Friday, May 29, 2009

Inside my Pocketbook

carpet bag I went to lunch with a friend and, at the end of the lunch, looked in my purse for one of those reward card thingies. You know, the kind where they hole-punch the card and after six meals, you get a freebie.

Fortunately, this was a good friend and did not flinch when the gobs and gobs of stuff came out of my bag.

There was a book light, my daughter’s nylon wallet, an old retainer in a plastic case, expired coupons, pictures of my kids in case they get lost (the authorities would have to do a time-lapse thing on them, because the pictures are years old), headphones, a necklace…well, you get the sad picture.

The only useful things I did have (besides the reward card, which I finally did find), were paper, pens, and a box of pencils.

I think the reason I carry so much in my pocketbook is a somewhat misguided attempt to be prepared. Because I was a Girl Scout, back in the day.

But, unless I needed to suddenly straighten someone’s teeth while peering in their mouth with a book light, I really wasn’t prepared to do anything but write.

That’s the nice thing about writing—you can pick it up at a moment’s notice if you have just a scrap of paper and a pencil. And I spend a lot of time writing on the go.

If you’d like to be able to write at a moment’s notice:

Know a short scene you can write. Have a smattering of dialogue you need to write? Need to write some setting descriptions to intersperse in your book? These are quick things you can write.

Know where you left off. The nice thing is that you can pick up in a different part of your book if you’re not sure. Because, by golly, I have rewritten a scene while I was waiting for my car to be washed and didn’t remember for the life of me that I’d already written that section. If you’re not sure, pick up at a different point.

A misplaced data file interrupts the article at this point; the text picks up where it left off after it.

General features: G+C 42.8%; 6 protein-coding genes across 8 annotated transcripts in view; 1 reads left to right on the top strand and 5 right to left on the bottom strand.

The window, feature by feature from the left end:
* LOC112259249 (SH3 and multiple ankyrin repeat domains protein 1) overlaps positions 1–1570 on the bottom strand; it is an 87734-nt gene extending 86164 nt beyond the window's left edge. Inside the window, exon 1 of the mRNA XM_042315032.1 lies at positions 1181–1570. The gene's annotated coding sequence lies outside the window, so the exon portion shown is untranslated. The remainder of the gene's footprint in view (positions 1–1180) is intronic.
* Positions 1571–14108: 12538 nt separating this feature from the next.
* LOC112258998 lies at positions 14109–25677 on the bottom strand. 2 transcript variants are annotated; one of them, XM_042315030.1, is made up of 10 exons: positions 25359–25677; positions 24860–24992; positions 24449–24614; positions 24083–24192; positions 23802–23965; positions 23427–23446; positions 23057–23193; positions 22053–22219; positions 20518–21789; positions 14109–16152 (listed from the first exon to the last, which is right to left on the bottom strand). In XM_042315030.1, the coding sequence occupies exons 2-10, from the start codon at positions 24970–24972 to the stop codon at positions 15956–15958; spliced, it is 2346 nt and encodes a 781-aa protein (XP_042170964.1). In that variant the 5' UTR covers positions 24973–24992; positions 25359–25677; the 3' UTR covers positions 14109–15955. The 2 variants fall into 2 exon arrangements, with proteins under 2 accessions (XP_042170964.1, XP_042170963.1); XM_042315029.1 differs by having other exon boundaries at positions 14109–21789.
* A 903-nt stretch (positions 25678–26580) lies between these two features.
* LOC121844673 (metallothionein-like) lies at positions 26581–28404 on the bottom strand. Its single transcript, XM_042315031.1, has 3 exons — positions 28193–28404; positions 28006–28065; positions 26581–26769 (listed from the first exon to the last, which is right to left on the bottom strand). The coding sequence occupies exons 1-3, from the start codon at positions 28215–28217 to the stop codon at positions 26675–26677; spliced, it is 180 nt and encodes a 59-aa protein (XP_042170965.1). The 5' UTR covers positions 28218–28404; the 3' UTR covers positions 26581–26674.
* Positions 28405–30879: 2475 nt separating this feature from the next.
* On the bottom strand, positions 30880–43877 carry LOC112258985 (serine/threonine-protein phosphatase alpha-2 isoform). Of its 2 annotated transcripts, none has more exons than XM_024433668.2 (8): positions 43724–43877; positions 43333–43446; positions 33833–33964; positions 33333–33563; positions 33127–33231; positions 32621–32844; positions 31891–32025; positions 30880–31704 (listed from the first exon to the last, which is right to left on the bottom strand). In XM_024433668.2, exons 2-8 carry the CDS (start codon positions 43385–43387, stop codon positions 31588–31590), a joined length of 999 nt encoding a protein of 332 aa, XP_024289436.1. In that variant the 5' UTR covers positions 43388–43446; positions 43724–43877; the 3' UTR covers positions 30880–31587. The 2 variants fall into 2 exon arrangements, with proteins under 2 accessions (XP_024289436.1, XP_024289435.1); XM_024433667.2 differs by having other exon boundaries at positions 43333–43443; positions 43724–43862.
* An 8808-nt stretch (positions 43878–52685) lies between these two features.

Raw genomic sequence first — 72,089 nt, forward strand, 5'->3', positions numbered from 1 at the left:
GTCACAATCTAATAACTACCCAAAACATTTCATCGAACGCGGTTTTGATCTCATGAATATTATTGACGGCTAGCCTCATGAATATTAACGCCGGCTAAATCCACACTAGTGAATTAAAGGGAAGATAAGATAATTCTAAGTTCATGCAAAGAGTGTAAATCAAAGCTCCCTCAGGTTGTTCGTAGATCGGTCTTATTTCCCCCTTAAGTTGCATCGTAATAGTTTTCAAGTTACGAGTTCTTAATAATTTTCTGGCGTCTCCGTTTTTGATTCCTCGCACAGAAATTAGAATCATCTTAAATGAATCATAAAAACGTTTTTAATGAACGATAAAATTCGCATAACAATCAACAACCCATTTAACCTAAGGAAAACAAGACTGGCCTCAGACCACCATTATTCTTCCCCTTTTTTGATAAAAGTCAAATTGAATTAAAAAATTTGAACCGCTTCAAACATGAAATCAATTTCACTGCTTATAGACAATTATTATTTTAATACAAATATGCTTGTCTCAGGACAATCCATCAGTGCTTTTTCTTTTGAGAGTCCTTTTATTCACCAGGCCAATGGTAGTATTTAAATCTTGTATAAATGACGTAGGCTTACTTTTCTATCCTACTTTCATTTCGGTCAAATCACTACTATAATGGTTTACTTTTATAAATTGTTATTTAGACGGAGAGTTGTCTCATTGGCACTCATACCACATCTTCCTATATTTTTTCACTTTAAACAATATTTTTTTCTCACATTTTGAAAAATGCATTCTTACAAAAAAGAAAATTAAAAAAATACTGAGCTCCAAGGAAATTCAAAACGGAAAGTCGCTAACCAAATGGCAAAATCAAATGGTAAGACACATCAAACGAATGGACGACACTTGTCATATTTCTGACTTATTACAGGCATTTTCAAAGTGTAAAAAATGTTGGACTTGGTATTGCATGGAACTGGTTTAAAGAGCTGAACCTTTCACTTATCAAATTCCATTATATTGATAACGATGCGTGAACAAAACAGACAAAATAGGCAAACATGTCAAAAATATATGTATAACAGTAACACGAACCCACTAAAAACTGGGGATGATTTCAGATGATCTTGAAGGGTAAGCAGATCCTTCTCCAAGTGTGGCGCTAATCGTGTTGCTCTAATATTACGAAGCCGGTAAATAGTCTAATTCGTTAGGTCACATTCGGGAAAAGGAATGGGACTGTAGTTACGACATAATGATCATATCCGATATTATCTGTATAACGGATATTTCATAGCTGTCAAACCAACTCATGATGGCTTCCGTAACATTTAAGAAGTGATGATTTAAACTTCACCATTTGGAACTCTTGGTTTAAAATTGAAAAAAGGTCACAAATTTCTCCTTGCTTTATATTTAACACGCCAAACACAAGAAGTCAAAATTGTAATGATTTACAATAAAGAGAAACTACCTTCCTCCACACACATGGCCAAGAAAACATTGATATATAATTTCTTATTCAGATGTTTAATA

You can find interesting extras for your book almost anywhere. I believe I mentioned the tanning booth lady at the roller skating rink. Sometimes, just like a movie producer, you need some extras for local color. If you’re out and about, this can be a good time to canvass the area for traits, unusual habits, and dialect.

Write short outlines. This is a great time to sketch out a plan for the next few pages, the next scene, or the next chapter if you’re feeling ambitious.

Brainstorming lists can be done in minutes. Think about something completely different. What if your plot suddenly took a tragic turn? What might happen next? You don’t have to commit to this plan…it’s just there to fire up your imagination.

Describe your characters. In only minutes, you can think up as many adjectives as possible to apply to a character (and get to know them better). Or you can think of different scenarios and how they would react: If John were in a dentist’s chair, he would be acting ________.

I’ve actually managed to get some quality writing time on the go, thanks to having paper and a pencil in my pocketbook and a plan in my head.

Now I just need to work on getting the rest of that stuff out of my purse.

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